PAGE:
Massachusetts-born, Harvard-educated, and California-based, composer John Adams is surely one of the most powerful and eloquent figures in contemporary music today. Several of his works have entered the repertoire and are widely performed around the world, among them, Shaker Loops, Harmonielehre, The Chairman Dances, and the 1981 Harmonium. Drawing on current events rather than history, Mr. Adams created a cultural revolution of his own with his two operas, Nixon in China (1987) and The Death of Klinghoffer (1991) — both controversial and provocative, both a creative expansion of the operatic medium. San Francisco has served as Mr. Adams’ base since he joined the faculty of that city’s Conservatory in the late 1970s, and later as composer-in-residence with San Francisco Symphony into the mid-1980s.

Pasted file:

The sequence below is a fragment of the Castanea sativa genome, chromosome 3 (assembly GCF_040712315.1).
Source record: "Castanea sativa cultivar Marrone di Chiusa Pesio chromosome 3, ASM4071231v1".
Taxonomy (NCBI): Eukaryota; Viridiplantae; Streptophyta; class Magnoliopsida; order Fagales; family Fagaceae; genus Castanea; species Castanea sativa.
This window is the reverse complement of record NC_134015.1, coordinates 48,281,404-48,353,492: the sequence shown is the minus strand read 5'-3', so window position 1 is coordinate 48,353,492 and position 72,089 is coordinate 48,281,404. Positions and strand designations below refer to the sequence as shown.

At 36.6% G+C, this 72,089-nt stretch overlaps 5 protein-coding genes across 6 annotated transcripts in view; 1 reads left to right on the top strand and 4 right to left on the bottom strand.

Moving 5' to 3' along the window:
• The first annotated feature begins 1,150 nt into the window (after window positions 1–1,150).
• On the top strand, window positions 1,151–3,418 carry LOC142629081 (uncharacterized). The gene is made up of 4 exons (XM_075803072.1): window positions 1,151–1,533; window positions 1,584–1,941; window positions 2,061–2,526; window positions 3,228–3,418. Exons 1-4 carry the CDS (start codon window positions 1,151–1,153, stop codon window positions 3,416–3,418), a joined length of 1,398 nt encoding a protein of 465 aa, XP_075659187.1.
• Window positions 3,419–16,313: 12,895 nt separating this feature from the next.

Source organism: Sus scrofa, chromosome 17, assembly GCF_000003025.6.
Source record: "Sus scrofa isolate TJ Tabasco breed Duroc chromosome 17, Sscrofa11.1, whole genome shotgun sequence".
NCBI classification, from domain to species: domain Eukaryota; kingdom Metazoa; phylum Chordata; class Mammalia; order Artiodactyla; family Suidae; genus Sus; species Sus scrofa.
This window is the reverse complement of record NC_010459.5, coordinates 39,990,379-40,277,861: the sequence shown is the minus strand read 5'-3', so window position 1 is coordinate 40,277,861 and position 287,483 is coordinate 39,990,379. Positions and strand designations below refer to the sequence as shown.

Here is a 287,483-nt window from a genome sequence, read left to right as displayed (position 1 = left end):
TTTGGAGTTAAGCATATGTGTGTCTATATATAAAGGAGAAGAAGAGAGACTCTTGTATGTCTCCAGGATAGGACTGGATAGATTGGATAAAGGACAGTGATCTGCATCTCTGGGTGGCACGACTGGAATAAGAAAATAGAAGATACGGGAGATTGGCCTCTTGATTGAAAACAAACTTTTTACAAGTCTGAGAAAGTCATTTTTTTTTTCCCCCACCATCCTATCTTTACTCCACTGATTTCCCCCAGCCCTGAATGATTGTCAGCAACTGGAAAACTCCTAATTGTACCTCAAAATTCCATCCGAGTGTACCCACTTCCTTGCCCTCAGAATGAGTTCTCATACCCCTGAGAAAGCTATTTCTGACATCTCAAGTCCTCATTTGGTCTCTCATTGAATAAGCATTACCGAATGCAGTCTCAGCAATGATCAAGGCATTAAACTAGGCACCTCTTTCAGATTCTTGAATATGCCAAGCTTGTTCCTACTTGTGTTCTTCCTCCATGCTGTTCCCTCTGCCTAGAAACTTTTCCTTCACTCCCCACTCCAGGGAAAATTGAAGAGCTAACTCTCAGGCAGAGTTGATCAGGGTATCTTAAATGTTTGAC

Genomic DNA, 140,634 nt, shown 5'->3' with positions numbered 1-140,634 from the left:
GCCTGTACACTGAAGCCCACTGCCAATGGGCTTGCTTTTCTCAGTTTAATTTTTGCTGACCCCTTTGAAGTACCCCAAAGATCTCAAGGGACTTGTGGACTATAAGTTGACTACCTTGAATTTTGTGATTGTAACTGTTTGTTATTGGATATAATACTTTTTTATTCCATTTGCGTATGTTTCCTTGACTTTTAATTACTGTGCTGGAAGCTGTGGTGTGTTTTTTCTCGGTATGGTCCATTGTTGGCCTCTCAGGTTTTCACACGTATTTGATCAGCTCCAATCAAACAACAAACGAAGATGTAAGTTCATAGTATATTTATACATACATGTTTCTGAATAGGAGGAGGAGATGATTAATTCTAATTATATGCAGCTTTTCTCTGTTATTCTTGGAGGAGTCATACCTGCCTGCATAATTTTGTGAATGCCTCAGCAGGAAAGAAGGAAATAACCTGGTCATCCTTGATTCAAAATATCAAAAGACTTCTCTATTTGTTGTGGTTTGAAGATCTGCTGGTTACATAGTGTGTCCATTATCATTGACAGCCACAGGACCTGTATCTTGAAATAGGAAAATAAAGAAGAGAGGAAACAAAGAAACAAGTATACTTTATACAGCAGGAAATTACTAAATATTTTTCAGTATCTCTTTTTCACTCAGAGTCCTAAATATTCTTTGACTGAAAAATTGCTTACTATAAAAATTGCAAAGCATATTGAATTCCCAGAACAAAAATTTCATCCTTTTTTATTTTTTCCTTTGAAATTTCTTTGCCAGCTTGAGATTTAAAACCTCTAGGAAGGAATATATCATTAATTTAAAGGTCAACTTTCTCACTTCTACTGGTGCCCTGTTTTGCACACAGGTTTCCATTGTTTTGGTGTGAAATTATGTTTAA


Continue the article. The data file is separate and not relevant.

Mr. Adams together with Steve Reich and Philip Glass are the ‘triad’ of American Minimalism, yet the word hardly does justice to Adams’ musical language: Maximalism is more in tune with his style. Harmonium’s expansive three movements were born ironically in the cramped quarters of the composer’s Haight-Ashbury apartment. To understand the work’s breadth and energy, Adams offers this description: “In Shaker Loops, I utilized the repetitive techniques that Terry Riley first proposed in his In C. Rather than set up small engines of motivic materials and let them run free, I used the fabric of continually repeating cells to forge large architectonic shapes — creating a web of activity that was more detailed, more varied, light and dark, serene and turbulent. Ultimately I settled on three poems of transcendental vision. ‘Negative Love’ by John Donne examines the qualities of various forms of love, ascending like Plato’s Symposium from the carnal to the divine. Musically, this meant a formal shape — first, a single, pulsing note that, by process of accretion, becomes a tone cluster, then a chord, and eventually a huge, rippling current that takes on energy and mass until it crests in a cataract of sound. To date, I still consider ‘Negative Love’ one of the most satisfying architectural experiments in all my work. The two Dickinson poems show the polar opposites of her poetic voice. ‘Because I Could Not Stop for Death’ is the intimate, hushed Dickinson, whose beyond-the-grave monologue is a sequence of images from a short life seen through the lens of a slow-motion camera. Following the slow movement, the music enters a transition, gradually assuming weight, force and speed, until it is hurled headlong into the vibrant clangor of ‘Wild Nights.’ Here is the other side of Emily Dickinson, saturated with an intoxicated, ecstatic, pressing urge to dissolve herself in some private and unknowable union of Eros and Death.”